ISPs can also track entire companies now, Facebook and Google do it by individual but ISPs capture everything, you always have to connect to an ISP.

The privacy overreach by ISPs is immense due to not being able to choose to be tracked, and they are lower on the service level as they are the base entry to the web.

ISPs are your entry/gateway to the internet and now track you and can sell your data, Facebook/Google ride on top of that. ISPs could also crush others tracking, replace ads in place of other networks which was in the bill, and will squash any small/medium advertising networks outright.

ISP tracking and privacy overreaches are definitely the biggest encroachment on internet freedom ever and much more of a problem than destination/apps built on it that you have to go to or can route around.

ISPs also bought/bribed their way into this monopoly reach, they did not earn it with providing products people desire, they have local monopolies with false competition that lessen the ability of people to change providers.


I think you'd be surprised how much more similar Google is to these things. They absolutely bought and bribes their way into their monopoly reach, by paying to be the default on everyone's browsers, having other software bake Google Toolbar into their install wizards (later replaced by Chrome), etc.

Also, given the HTTPS Everywhere push (mostly led by Google), usually only sites like Google and Facebook get to see your traffic, ISPs get cut out of most of the deal.

And for most people, Google or Facebook is, in fact, their gateway to the Internet: They get everywhere they go through one of these two captive environments.

Finally, telecoms are already subject to significant regulation, even with the recently repealed privacy rule, no, ISPs can't just go selling your search history, marketing by certain political groups to the contrary. (Whereas Google and Facebook both, effectively, can.) Meanwhile, tech companies have operated with little to no regulation at all, and unlike telecoms, which have a whole federal agency dedicated to regulating them, tech companies' reach isn't restrained by much outside of the FTC, which isn't even fully staffed, and definitely isn't doing their jobs.


Any big company has to lobby a bit but the ISPs only do that and do have local monopolies with false competition so you can't really choose another competitor in many places. ISPs haven't built any market products people want to use that they will willingly give up their data for.

Google and Facebook are ad networks that tracking is inherent because they are free and they make their money from ads.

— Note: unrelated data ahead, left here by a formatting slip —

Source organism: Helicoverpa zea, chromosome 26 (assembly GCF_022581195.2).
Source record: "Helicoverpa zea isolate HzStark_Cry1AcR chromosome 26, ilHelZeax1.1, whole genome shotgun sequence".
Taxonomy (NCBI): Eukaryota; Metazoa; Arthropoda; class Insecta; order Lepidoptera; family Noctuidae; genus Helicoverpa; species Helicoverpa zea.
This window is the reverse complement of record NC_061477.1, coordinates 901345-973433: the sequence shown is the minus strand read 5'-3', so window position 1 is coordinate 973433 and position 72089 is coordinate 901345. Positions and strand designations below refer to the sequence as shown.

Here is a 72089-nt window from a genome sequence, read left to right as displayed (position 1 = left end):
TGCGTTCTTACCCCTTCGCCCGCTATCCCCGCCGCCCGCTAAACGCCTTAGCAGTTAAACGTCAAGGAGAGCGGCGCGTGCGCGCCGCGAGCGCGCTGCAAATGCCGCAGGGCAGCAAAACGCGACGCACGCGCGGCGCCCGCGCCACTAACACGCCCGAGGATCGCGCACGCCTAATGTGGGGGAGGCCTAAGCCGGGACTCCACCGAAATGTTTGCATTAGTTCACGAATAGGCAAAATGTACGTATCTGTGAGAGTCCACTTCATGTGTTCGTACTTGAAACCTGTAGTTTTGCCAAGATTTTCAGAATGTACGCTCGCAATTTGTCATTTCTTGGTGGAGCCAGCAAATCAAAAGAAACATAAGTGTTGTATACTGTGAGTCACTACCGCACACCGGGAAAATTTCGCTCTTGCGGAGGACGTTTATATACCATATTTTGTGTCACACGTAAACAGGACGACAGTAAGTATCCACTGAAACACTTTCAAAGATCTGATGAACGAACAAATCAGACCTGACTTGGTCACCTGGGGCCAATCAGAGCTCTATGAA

ISPs are for internet access and privacy, you pay them so they don't sell your data. Now they want to be Google/Facebook without building a search engine or social network. They bought their monopoly with bribes so they could become ad networks/tracking networks. People have the expectation that their data isn't being sold by their ISP currently, but they are and it is fully legal now.

Google and Facebook aside, do you want your ISP tracking you and selling your private data?


Google and ISPs both have monopolies, but ISPs have local monopolies and Google has global monopolies. In 2017, Google wasn't just "a" lobbyist, they were "the biggest" lobbyist, dwarfing any ISP's.

When you say "Google and Facebook aside", it feels like you are literally missing the entire point... You have an elephant in your sinking boat, and you're worried about the weight of the dog.


We know that the companies are big and possibly seen as monopolies, the question was still unanswered though.

Do you want your ISP tracking you and selling your private data? Do you think that is the place of an ISP?

If you do like your ISP tracking and selling your private data, we'll have to agree to disagree. I think there is no place for ISPs to be evading privacy and selling your data. It isn't about competition.

I expect tracking from free services I am not paying for that my data is the product. I expect tracking from companies that make their money from ad/marketing to do that.

I do not expect tracking and privacy invasions from my ISP, my front door to the internet.

My ISP is also not a small dog, it is a massive media company and a monopoly in addition to my provider. At least with Google/Facebook you can use DuckDuckGo/bing/etc or other social networks and block Google/Facebook if desired.

I can't route around my ISP, there is no local competition and what competition there is amounts to false competition. From the FCCs own data, most people only have 1 or maybe 2 real competitive ISPs in their area and virtually no competition at 100Mbps, zero options for gigabit [1].